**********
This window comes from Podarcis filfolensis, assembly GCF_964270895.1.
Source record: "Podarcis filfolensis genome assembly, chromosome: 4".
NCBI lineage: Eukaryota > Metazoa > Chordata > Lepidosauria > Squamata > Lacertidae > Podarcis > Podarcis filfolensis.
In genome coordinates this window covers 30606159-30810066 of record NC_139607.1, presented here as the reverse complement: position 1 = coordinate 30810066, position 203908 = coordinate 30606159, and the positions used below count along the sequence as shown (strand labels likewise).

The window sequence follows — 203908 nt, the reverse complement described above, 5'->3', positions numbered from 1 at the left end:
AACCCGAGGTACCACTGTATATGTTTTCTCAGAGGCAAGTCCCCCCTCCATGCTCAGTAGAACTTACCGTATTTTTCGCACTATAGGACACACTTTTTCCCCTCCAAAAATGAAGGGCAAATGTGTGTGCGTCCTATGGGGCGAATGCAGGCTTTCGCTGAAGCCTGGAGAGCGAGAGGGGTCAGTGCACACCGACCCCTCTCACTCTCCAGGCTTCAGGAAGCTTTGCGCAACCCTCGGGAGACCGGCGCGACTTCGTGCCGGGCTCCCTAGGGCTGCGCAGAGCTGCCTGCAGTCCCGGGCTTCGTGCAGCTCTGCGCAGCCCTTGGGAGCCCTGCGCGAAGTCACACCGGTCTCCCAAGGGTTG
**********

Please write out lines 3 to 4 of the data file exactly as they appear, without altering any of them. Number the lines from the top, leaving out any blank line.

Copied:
NCBI lineage: Eukaryota > Metazoa > Chordata > Lepidosauria > Squamata > Lacertidae > Podarcis > Podarcis filfolensis.
In genome coordinates this window covers 30606159-30810066 of record NC_139607.1, presented here as the reverse complement: position 1 = coordinate 30810066, position 203908 = coordinate 30606159, and the positions used below count along the sequence as shown (strand labels likewise).